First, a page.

Mung Bean Saves the Day for Town Stricken by El Nino

Priscilla Naniong of San Mateo, Isabela shows a tray of mung bean pods harvested from a farm in town. The El Niño-tolerant crop has been dubbed “black gold” due to its black-colored pods. (L. Perante Jr.)
Resilience is a key trait farmers possess, one that is particularly demonstrated in challenging times like today, as their livelihood is affected by the drought effects of the El Niño phenomenon.

By Nikki Serquina

At a press conference in May 2015, Dr. Flaviana Hilario of the Philippine Atmospheric, Geophysical and Astronomical Service Administration (PAGASA), explained that El Niño was expected to reach moderate strength by August 2015 and to weaken by January 2016, eventually ending in May 2016.

Dr. Hilario pointed out that the key indicator of El Niño would be rainfall levels below normal throughout the country until December 2015.

This weather phenomenon poses a real threat to the livelihoods of most farming communities that produce rice and to other communities that rely on the rain for water and who do not enjoy the benefits of irrigation or a good water supply.

“Unlike rice, mung bean (munggo) does not need flooded paddies to survive, so it grows wild,” said San Mateo, Isabela vice mayor Robert Agcaoili, himself a farmer. Locally called ‘balatong’, mung bean is a drought-tolerant crop. The root system of this legume also restores the fertility of the soil as it is filled with nitrogen-fixing bacteria.

“We can just imagine the thousands of hectares planted with rice during the regular cropping season that would automatically be converted into verdantly robust mung bean plantations during summer months, when most parts of the country are in a dry spell. We can see no gaps of productivity since, after harvesting rice, the first priming for mung bean picking (follows) just 60 days after planting,” said Agcaoili.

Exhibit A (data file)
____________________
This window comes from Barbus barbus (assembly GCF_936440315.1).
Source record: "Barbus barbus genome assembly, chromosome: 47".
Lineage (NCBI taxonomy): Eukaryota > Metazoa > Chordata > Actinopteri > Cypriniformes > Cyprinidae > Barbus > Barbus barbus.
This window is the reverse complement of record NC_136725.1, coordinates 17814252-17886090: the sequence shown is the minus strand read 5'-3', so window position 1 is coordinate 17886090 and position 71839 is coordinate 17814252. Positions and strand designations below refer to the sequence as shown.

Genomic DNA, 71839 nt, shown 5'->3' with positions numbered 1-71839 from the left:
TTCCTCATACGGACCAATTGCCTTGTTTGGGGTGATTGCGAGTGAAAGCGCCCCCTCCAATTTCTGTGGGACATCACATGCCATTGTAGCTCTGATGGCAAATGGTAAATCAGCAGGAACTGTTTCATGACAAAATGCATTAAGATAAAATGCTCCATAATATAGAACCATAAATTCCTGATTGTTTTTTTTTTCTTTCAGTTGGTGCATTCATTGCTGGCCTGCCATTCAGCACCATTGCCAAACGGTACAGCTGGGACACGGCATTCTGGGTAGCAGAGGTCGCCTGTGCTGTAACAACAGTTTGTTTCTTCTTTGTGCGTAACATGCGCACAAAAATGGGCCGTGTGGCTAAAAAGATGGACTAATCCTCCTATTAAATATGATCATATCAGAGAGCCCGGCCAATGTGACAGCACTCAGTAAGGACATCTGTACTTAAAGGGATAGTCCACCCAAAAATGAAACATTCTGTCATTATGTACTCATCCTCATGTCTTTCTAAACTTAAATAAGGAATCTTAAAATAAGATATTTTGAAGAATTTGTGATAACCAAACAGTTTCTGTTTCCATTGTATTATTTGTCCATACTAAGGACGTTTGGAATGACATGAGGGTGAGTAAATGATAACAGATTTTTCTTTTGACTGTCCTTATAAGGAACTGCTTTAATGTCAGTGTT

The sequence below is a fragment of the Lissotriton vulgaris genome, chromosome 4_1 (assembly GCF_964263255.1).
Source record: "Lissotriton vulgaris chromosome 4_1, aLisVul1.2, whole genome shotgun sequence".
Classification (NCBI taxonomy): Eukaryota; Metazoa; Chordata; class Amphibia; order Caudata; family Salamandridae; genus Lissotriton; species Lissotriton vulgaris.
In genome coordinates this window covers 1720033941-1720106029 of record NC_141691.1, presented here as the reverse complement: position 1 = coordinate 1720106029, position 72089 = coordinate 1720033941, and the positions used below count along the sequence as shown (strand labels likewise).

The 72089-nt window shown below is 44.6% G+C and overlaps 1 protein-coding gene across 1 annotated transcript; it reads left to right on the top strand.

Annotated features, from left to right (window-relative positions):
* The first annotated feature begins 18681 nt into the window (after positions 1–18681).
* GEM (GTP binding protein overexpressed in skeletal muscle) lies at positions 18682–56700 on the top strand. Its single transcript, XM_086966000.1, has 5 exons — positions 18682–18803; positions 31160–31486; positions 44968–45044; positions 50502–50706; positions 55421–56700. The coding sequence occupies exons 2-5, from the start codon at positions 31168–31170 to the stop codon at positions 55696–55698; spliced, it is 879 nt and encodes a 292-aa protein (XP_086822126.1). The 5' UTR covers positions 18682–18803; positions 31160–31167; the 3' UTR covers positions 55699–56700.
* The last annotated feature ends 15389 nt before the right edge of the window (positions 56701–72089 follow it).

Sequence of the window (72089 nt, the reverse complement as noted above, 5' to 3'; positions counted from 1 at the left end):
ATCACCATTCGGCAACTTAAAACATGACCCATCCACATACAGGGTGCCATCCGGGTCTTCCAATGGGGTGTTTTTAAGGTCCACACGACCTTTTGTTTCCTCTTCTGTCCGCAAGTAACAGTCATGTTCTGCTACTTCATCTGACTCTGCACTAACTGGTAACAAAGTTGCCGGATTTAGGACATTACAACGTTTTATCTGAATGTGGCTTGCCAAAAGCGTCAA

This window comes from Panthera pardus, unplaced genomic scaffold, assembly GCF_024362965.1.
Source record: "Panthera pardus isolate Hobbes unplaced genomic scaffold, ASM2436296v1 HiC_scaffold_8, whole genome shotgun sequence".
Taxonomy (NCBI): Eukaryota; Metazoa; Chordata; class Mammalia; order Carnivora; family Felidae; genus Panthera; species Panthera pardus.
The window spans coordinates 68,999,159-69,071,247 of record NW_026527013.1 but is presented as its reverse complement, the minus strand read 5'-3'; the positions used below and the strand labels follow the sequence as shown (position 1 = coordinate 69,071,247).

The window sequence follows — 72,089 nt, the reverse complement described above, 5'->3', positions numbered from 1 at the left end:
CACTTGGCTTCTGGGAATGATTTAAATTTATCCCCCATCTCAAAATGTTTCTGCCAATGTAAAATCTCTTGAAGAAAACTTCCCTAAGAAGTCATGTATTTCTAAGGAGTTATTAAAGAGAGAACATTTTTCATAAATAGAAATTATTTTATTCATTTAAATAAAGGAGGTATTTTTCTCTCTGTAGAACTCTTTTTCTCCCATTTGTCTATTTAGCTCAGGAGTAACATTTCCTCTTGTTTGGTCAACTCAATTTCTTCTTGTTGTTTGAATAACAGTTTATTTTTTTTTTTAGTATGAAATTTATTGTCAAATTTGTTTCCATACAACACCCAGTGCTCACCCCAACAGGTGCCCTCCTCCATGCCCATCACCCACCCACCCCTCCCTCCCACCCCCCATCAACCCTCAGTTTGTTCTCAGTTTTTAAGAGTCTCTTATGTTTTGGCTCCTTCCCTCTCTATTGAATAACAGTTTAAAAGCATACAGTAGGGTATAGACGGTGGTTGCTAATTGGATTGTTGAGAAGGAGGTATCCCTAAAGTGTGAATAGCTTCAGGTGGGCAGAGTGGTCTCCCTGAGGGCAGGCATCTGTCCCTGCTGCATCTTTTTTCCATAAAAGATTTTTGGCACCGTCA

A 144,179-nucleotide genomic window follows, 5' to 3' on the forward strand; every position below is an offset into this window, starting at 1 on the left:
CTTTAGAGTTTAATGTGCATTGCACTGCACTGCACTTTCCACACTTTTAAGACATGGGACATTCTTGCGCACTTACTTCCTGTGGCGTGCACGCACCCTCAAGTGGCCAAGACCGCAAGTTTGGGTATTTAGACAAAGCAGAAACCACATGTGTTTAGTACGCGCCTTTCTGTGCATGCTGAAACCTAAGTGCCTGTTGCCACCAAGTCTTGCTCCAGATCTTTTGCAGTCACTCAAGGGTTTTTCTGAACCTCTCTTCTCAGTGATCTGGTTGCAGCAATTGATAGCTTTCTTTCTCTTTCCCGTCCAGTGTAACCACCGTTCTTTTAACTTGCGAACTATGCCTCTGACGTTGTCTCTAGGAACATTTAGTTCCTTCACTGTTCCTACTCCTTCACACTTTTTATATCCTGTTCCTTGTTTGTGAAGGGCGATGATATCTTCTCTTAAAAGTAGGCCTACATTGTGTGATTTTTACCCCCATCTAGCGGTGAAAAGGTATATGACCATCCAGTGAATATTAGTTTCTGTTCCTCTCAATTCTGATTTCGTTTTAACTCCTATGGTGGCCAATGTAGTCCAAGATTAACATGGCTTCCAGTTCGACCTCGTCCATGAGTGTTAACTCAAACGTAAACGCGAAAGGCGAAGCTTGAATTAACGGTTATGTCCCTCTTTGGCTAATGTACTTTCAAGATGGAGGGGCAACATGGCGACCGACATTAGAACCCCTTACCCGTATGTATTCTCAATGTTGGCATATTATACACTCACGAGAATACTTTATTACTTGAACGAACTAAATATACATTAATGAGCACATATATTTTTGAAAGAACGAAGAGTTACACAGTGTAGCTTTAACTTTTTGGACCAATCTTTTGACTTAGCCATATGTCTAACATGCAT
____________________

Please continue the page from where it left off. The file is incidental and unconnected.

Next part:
An average production of 800 to 1,000 kilos of mung bean per hectare at the prevailing farm gate price of PhP 65 to PhP 90 per kilo translates into incomes ranging from PhP 52,000 to PhP 65,000 per hectare. The town has more than 7,000 hectares of farms planted to mung bean during the dry season, which translates into PhP 455 million in income for local farmers during these dry months.

Isabela’s local government, through the Municipal Agriculture Office, has introduced a number of processed products derived from mung bean that range from Canton-type mung bean noodles, mooncakes, mung bean-flavored chips, and more.

The whole town is also looking forward to the opening of a sotanghon (vermicelli noodles) processing center, which would solve marketing issues and is sure to entice many farmers to engage in large-scale mung bean production.

The tiny first-class town has been officially declared “The Mung Bean Capital of the Philippines” by Department of Agriculture Secretary Proceso J. Alcala.

Farmers all over the Philippines can learn something from the success of San Mateo town in Isabela, as they brace for drier months ahead.

With interviews by L. Perante Jr. – Usapang Gulayan, Aug.-Sept. 2015 issue

This appeared in Agriculture Monthly’s November 2015 issue.

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